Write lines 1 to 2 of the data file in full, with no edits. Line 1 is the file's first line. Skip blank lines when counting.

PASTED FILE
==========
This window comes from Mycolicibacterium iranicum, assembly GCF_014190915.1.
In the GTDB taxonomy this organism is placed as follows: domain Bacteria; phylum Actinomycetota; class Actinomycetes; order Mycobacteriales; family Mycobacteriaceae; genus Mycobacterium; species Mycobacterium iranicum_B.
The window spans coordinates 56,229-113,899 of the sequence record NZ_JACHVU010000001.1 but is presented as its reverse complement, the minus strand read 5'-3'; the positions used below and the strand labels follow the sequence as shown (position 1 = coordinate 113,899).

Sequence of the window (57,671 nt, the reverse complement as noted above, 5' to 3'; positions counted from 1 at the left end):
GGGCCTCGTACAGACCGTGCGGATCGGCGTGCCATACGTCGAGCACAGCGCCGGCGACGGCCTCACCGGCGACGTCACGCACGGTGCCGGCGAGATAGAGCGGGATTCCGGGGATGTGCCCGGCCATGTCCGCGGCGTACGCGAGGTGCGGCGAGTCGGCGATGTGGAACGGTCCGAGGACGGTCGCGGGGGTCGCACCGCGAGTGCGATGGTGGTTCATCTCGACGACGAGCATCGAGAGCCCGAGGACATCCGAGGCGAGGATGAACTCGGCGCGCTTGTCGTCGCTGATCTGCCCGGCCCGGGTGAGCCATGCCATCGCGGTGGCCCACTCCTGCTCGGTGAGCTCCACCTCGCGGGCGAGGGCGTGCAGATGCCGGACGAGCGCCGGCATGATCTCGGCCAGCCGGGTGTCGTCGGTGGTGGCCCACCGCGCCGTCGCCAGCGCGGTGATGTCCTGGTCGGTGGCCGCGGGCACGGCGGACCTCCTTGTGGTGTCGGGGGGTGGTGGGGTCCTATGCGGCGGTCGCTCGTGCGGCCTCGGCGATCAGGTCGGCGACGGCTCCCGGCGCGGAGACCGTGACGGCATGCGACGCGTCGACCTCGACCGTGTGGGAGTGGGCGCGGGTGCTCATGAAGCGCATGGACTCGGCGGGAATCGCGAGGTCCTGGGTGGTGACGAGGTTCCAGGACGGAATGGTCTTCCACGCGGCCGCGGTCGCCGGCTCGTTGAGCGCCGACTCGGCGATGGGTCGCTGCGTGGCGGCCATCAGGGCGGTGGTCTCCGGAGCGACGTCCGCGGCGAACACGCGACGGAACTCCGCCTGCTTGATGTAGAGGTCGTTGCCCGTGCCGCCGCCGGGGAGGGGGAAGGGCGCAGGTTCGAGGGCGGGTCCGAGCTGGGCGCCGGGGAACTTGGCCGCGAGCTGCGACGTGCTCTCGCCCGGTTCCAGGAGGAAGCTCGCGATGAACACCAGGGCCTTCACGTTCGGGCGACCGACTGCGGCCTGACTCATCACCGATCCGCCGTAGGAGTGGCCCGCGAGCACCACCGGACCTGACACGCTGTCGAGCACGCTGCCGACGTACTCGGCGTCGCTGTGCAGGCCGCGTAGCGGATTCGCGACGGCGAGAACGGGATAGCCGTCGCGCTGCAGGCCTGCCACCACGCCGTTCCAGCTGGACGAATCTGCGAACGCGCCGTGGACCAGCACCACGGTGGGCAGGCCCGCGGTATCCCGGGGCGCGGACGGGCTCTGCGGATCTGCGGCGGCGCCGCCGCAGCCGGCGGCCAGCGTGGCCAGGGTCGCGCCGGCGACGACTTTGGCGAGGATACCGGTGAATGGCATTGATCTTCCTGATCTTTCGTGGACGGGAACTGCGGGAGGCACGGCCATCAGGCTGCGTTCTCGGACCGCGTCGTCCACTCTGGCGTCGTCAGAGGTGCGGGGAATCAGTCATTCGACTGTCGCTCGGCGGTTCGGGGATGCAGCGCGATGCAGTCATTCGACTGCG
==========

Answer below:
This window comes from Mycolicibacterium iranicum, assembly GCF_014190915.1.
In the GTDB taxonomy this organism is placed as follows: domain Bacteria; phylum Actinomycetota; class Actinomycetes; order Mycobacteriales; family Mycobacteriaceae; genus Mycobacterium; species Mycobacterium iranicum_B.